French winemakers are calculating the cost of several frosty nights this week that threaten to decimate grape harvests in some of the country’s best-known and most prestigious wine-producing regions.
The government is preparing an emergency rescue package after the rare freezing temperatures that could cause some of the worst damage in decades to crops and vines.
From Bordeaux to Burgundy and from the Rhone Valley to Champagne, winemakers were in their fields on Friday inspecting the destruction.
“It breaks like glass because there is no water inside,” said Dominique Guignard, a winemaker in the Graves area near Bordeaux, as he rubbed the first shoots on his vines.
“It’s completely dry, there’s no life inside,” said Guignard, who runs a group of growers in Graves, which is known for its robust red wine.
Many industry experts say the damage from temperatures as low as -6 ° C may be the worst in decades, in part because frost followed unusually warm weather last week.
“It’s a national phenomenon,” said Jérôme Despey, general secretary of the agricultural union FNSEA and winemaker for the Hérault region. “You can go back in history, there have been [freezing] episodes in 1991, 1997, 2003, but in my opinion it is beyond all of them. “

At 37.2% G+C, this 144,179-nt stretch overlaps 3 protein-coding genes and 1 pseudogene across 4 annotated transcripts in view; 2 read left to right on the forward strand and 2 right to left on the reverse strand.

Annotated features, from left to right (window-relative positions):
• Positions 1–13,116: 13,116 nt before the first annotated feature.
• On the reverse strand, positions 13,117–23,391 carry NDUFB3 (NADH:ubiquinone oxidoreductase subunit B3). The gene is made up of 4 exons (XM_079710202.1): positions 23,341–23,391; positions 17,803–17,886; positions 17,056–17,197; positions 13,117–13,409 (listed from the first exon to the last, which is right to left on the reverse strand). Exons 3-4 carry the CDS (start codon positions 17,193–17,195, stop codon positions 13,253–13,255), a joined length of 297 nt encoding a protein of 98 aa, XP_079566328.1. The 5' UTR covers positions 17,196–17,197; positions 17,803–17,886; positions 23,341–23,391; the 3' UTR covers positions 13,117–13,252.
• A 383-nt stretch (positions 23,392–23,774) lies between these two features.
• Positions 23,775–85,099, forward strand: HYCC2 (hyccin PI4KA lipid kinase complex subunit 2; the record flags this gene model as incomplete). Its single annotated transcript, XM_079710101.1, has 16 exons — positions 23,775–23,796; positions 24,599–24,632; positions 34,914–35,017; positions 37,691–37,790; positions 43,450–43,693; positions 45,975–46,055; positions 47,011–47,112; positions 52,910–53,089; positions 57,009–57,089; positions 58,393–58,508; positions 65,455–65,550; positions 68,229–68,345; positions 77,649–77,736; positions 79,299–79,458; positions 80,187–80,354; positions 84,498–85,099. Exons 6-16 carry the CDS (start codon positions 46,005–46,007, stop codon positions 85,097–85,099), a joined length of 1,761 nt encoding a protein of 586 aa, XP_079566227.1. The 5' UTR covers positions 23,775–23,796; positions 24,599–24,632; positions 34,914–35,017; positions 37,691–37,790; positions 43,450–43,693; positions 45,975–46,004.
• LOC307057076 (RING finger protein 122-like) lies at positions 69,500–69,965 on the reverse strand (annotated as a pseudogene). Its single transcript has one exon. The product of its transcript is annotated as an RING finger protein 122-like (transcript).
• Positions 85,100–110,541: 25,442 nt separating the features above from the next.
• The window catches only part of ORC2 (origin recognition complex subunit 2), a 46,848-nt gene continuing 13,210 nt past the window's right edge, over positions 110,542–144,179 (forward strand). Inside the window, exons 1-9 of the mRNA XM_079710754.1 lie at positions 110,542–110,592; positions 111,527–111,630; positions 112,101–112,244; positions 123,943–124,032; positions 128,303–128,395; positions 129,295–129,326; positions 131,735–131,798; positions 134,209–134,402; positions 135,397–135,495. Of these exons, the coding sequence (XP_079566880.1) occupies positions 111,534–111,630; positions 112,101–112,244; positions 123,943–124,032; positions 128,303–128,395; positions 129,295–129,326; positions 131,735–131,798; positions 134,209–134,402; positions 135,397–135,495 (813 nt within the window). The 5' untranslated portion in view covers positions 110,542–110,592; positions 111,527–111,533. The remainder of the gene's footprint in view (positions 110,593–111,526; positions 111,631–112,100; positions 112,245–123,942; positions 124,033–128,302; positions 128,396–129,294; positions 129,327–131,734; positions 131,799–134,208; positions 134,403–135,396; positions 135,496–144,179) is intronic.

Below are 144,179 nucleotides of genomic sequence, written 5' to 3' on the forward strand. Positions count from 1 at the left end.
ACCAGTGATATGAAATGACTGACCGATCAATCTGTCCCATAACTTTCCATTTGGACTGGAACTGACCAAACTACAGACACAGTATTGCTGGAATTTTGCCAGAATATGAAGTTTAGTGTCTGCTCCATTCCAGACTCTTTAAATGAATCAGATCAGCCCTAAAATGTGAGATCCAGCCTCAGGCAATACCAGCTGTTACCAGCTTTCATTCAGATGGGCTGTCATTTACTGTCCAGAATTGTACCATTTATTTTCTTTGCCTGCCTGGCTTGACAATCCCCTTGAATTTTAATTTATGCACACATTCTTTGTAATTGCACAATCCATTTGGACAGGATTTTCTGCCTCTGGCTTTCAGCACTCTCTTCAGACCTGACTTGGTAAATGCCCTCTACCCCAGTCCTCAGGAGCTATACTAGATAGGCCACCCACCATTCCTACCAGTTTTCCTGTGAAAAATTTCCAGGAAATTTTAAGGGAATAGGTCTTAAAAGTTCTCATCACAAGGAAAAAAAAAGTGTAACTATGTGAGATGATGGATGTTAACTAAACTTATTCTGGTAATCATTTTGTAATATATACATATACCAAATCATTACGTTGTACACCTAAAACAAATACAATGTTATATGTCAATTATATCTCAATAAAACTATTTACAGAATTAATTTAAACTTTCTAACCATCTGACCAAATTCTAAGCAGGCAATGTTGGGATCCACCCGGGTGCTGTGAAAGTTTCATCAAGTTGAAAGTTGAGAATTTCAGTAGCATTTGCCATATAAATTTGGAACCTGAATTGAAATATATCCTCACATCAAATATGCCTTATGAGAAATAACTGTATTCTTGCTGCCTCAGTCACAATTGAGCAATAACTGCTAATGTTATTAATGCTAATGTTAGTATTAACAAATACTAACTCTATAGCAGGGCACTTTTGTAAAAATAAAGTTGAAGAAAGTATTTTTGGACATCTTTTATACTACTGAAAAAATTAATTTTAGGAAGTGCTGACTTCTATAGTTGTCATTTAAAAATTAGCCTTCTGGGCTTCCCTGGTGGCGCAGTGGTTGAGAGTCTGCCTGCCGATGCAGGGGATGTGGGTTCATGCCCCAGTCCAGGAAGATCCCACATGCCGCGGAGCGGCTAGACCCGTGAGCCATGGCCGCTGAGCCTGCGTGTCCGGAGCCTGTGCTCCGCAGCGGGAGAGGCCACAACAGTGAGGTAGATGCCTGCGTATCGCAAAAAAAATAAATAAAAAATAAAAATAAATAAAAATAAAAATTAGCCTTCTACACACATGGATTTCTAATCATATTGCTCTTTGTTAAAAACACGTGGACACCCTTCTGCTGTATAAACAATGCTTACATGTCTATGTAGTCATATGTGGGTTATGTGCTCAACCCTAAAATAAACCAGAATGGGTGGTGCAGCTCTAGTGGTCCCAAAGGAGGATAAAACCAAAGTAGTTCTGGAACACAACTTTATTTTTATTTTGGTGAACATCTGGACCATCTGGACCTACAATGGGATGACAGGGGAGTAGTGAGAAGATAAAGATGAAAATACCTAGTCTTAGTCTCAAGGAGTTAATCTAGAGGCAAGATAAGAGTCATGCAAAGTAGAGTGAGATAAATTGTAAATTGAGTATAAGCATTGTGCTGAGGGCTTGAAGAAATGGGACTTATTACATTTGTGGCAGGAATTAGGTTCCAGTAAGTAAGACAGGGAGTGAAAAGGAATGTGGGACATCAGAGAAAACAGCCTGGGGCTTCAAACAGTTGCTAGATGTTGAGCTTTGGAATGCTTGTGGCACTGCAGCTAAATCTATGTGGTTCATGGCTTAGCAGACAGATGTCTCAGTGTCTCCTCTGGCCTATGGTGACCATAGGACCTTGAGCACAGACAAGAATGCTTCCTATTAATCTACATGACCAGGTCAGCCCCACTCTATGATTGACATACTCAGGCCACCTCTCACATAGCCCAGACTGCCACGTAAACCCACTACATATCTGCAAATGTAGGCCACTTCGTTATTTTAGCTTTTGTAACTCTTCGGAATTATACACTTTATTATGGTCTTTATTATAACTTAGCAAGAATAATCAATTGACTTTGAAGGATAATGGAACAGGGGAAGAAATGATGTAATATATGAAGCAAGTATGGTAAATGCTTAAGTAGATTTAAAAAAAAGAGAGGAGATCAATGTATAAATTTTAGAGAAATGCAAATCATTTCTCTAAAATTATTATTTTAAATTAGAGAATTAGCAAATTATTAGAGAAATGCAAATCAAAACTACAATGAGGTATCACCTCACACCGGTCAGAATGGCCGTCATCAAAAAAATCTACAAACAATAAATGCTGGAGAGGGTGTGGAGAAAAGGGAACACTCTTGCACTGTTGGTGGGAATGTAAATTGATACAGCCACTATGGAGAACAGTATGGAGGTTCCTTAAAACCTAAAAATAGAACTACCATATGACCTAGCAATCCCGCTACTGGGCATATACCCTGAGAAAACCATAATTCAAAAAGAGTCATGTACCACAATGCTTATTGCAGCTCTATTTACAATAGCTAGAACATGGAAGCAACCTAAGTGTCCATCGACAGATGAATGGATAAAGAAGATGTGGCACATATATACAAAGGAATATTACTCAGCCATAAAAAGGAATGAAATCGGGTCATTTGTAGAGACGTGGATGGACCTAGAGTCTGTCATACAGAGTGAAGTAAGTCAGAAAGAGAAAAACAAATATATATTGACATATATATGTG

In the Rhone Valley, the director of the local wine producers’ body, Philippe Pellaton, said it would be “the smallest harvest in the last 40 years”, with losses of 80-90% compared to normal. Winemakers are “devastated, desperate,” he said, and the Côte-Rôtie area has been hit particularly hard.
In Burgundy, which produces some of the best white wines in the world, the director of the local producers’ association estimated that “at least 50%” of this year’s harvest had been lost.
The Champagne region was not spared, and the director of the national association of winemakers CNIV, Jean-Marie Barillère, said there was “a lot of damage”.
To protect themselves from frost overnight on Tuesday and Wednesday, farmers across the country lit thousands of small fires and candles near their vines or fruit trees.
Some wealthy vineyards hired helicopters to try to keep the heat close to the ground.
The burning was so intense in the southeast that it created a layer of smog over the region, including over Lyon.
In addition to the vine, the producers of kiwis, apricots, apples and other fruits have been seriously affected along with the farmers of other crops such as beets and rapeseed.
During a visit to the Loire wine region, French agriculture minister Julien Denormandie said it was “an episode of extreme violence that has caused extremely significant damage.”
The government has declared an “agricultural disaster,” which means it will start offering financial support to farmers, and Denormandie called on banks and insurance companies to join the effort.
He said that several hundred thousand hectares of agricultural land had been reached.
Many winemakers are not insured against the effects of frost due to the cost of coverage, and many producers were already struggling financially.
The Covid-19 pandemic has depressed the demand for wine globally due to the closure of restaurants and bars.
Exports to the United States have also been affected by French wine tariffs imposed by former US President Donald Trump, while the vital British market has also been affected by Brexit.
George is Digismak’s reported cum editor with 13 years of experience in Journalism